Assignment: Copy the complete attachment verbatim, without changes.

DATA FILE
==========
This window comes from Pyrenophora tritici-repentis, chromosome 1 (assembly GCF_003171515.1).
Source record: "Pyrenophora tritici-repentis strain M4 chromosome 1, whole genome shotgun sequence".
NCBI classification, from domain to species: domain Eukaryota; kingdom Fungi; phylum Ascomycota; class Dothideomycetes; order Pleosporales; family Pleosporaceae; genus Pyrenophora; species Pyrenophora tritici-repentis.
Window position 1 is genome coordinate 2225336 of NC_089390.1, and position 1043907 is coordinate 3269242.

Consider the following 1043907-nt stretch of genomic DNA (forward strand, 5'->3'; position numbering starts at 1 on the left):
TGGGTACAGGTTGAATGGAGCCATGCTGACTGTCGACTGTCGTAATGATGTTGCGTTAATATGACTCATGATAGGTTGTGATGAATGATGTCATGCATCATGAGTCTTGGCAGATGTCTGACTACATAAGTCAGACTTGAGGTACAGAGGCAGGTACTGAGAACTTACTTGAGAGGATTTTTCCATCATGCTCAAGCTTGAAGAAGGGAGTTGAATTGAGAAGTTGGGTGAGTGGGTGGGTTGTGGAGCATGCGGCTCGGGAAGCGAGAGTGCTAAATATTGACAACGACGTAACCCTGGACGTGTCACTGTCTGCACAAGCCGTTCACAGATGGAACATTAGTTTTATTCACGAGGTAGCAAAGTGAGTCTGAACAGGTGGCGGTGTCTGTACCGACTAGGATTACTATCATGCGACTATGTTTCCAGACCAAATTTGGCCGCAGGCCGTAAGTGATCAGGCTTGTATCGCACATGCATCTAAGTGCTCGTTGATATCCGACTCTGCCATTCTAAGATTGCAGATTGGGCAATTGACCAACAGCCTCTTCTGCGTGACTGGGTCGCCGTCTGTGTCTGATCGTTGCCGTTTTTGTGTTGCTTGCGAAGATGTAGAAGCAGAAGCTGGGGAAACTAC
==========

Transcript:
This window comes from Pyrenophora tritici-repentis, chromosome 1 (assembly GCF_003171515.1).
Source record: "Pyrenophora tritici-repentis strain M4 chromosome 1, whole genome shotgun sequence".
NCBI classification, from domain to species: domain Eukaryota; kingdom Fungi; phylum Ascomycota; class Dothideomycetes; order Pleosporales; family Pleosporaceae; genus Pyrenophora; species Pyrenophora tritici-repentis.
Window position 1 is genome coordinate 2225336 of NC_089390.1, and position 1043907 is coordinate 3269242.

Consider the following 1043907-nt stretch of genomic DNA (forward strand, 5'->3'; position numbering starts at 1 on the left):
TGGGTACAGGTTGAATGGAGCCATGCTGACTGTCGACTGTCGTAATGATGTTGCGTTAATATGACTCATGATAGGTTGTGATGAATGATGTCATGCATCATGAGTCTTGGCAGATGTCTGACTACATAAGTCAGACTTGAGGTACAGAGGCAGGTACTGAGAACTTACTTGAGAGGATTTTTCCATCATGCTCAAGCTTGAAGAAGGGAGTTGAATTGAGAAGTTGGGTGAGTGGGTGGGTTGTGGAGCATGCGGCTCGGGAAGCGAGAGTGCTAAATATTGACAACGACGTAACCCTGGACGTGTCACTGTCTGCACAAGCCGTTCACAGATGGAACATTAGTTTTATTCACGAGGTAGCAAAGTGAGTCTGAACAGGTGGCGGTGTCTGTACCGACTAGGATTACTATCATGCGACTATGTTTCCAGACCAAATTTGGCCGCAGGCCGTAAGTGATCAGGCTTGTATCGCACATGCATCTAAGTGCTCGTTGATATCCGACTCTGCCATTCTAAGATTGCAGATTGGGCAATTGACCAACAGCCTCTTCTGCGTGACTGGGTCGCCGTCTGTGTCTGATCGTTGCCGTTTTTGTGTTGCTTGCGAAGATGTAGAAGCAGAAGCTGGGGAAACTAC